Cattle on a thousand hills

Published 9:33 pm Tuesday, February 28, 2012

By Rex Alphin

“Mine,” he thought. “All mine.” It wasn’t said as much as felt. It flowed through his veins and coursed through his blood. Just watching those cattle, heads bent low, brought satisfaction.

They were grazing on his grass, his pasture, in his fields surrounded by his fences. He reached down and grabbed a handful of dirt, letting the granules run through his fingers. This was his soil.

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Those fields were his, and the sheds were full of implements used to work the land. Tractors, planters, sprayers, discs, mowers and plows, some essential and some not used for years. But they were still his.

He remembered the first grain bins constructed. They seemed big back then but were small today. Bigger and better ones had been added such that their height broke the evening sky. Land had been bought and added, extending the borders of the home place farther and farther.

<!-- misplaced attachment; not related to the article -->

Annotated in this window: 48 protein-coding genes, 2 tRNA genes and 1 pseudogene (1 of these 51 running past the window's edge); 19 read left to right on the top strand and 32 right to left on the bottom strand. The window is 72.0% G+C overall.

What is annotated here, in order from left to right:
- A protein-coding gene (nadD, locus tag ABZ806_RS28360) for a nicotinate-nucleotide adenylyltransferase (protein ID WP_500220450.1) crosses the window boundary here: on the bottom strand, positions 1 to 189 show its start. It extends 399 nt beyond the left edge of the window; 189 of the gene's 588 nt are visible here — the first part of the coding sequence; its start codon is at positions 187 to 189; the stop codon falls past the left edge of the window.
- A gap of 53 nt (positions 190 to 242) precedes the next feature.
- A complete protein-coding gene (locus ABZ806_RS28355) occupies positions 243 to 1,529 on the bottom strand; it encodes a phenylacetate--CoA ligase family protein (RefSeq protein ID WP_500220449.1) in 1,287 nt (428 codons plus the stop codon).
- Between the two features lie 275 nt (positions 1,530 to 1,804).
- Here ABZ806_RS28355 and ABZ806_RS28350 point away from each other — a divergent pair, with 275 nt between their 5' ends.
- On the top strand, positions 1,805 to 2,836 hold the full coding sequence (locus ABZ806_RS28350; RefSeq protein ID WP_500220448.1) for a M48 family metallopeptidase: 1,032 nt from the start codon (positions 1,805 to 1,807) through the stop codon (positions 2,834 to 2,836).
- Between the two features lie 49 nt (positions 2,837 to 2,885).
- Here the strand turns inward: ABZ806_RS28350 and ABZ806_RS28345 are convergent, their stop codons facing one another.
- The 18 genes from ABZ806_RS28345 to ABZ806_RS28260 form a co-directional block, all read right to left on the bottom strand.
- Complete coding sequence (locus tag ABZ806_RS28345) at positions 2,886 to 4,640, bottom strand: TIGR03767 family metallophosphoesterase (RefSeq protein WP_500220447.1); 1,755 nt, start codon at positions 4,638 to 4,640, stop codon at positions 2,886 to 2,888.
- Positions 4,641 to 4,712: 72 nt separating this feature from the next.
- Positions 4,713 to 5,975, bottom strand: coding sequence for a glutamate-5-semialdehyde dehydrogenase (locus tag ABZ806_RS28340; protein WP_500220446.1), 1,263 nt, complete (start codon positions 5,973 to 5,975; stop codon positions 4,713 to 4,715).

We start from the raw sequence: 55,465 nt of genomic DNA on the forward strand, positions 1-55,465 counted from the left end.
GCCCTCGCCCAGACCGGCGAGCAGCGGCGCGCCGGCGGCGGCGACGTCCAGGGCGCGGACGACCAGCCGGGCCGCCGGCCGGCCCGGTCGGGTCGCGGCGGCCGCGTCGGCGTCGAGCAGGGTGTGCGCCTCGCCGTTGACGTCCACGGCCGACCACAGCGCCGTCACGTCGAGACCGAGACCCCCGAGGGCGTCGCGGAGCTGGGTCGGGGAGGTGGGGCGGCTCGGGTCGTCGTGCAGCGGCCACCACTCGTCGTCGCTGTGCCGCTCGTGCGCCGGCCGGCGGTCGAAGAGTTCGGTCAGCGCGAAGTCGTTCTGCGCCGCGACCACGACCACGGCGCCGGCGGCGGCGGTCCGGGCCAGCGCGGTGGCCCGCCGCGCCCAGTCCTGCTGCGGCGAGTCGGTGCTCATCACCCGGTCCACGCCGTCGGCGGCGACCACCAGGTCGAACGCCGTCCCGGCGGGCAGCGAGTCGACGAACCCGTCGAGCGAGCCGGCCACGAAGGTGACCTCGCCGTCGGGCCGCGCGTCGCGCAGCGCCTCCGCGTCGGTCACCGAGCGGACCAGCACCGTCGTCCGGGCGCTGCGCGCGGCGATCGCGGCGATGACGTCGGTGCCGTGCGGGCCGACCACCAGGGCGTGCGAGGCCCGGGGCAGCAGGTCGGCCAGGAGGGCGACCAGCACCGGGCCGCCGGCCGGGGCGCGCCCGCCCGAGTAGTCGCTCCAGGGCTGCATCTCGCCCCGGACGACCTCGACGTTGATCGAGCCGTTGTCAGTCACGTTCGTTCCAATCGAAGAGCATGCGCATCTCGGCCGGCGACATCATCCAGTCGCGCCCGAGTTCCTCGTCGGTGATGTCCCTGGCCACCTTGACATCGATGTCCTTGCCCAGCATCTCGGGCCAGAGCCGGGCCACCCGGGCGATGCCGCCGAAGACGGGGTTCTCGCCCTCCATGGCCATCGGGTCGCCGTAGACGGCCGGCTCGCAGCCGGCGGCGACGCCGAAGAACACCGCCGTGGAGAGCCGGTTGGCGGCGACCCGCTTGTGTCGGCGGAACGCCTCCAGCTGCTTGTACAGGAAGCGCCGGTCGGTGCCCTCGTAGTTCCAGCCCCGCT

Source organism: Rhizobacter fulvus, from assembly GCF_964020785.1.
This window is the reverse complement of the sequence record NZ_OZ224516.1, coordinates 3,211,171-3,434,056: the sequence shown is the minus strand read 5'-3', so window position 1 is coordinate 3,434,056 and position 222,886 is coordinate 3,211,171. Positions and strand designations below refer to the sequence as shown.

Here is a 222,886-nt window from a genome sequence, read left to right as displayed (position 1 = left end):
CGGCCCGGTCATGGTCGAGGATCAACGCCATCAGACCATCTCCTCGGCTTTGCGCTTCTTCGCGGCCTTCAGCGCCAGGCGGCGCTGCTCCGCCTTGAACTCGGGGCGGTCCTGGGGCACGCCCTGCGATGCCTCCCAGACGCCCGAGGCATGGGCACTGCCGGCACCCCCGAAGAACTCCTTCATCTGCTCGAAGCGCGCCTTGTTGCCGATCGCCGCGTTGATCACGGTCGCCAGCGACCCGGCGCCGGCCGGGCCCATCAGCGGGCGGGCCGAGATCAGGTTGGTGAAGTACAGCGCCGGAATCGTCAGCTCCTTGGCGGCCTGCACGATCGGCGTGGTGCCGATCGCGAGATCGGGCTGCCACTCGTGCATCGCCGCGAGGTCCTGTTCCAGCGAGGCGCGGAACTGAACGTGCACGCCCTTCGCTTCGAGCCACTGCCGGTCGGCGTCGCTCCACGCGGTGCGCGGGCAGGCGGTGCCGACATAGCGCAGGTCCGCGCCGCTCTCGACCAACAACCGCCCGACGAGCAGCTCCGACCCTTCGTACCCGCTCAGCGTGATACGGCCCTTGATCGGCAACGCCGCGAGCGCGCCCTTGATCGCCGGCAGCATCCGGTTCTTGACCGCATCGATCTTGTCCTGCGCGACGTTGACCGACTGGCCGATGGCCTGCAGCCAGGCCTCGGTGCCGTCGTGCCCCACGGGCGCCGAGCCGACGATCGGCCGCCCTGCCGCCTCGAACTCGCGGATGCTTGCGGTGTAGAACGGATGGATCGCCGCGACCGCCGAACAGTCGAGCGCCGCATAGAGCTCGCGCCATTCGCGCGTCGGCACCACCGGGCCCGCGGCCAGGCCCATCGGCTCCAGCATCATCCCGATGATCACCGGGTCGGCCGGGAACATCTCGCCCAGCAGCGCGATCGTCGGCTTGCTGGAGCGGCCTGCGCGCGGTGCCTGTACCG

‘Only get a chance to buy the place next to you once in a lifetime,’ it was said.

No opportunities were lost. In the good years, all excess funds were plowed back into land and equipment. Expansion became the norm, the lifeblood of existence.

‘If you’re not growing, you’re going backwards,’ they say.

Every new purchase fueled desire for more, and there was always more to acquire, to accumulate, to marvel at, to claim as one’s own. New paint and fresh soil are intoxicating, you know. And so, his kingdom grew, increased, expanded. All his.

Today, he’s down the road a piece. A pleasant cemetery it is. Someone keeps it up well. Nice tombstone he’s got, too. Sits out front, close to the road. Next time you ride by, take a look. Why, I saw some daffodils coming up around it the other day. They’re beautiful in the Spring, don’t you think?

Seems we’re all so busy these days, we miss a lot of those things. Including myself. Still, I think about him when I drive by sometimes.

He had quite an operation. Yes sir, quite an operation.

For a while.